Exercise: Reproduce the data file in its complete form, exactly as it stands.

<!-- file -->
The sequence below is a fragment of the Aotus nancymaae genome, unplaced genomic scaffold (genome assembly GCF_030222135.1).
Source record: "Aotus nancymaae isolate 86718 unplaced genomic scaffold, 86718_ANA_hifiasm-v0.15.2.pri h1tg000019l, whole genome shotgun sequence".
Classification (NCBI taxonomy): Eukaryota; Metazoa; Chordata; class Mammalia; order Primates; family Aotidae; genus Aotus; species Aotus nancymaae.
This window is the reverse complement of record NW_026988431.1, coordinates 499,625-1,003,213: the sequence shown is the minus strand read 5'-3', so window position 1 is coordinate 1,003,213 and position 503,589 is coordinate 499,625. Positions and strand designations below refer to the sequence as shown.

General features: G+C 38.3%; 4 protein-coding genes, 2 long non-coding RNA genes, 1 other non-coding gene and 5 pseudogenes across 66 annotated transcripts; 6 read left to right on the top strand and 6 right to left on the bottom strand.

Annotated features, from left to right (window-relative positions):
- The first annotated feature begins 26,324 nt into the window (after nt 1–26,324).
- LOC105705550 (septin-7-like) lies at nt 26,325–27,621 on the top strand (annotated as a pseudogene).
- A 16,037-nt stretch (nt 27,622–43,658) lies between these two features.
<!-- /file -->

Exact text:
The sequence below is a fragment of the Aotus nancymaae genome, unplaced genomic scaffold (genome assembly GCF_030222135.1).
Source record: "Aotus nancymaae isolate 86718 unplaced genomic scaffold, 86718_ANA_hifiasm-v0.15.2.pri h1tg000019l, whole genome shotgun sequence".
Classification (NCBI taxonomy): Eukaryota; Metazoa; Chordata; class Mammalia; order Primates; family Aotidae; genus Aotus; species Aotus nancymaae.
This window is the reverse complement of record NW_026988431.1, coordinates 499,625-1,003,213: the sequence shown is the minus strand read 5'-3', so window position 1 is coordinate 1,003,213 and position 503,589 is coordinate 499,625. Positions and strand designations below refer to the sequence as shown.

General features: G+C 38.3%; 4 protein-coding genes, 2 long non-coding RNA genes, 1 other non-coding gene and 5 pseudogenes across 66 annotated transcripts; 6 read left to right on the top strand and 6 right to left on the bottom strand.

Annotated features, from left to right (window-relative positions):
- The first annotated feature begins 26,324 nt into the window (after nt 1–26,324).
- LOC105705550 (septin-7-like) lies at nt 26,325–27,621 on the top strand (annotated as a pseudogene).
- A 16,037-nt stretch (nt 27,622–43,658) lies between these two features.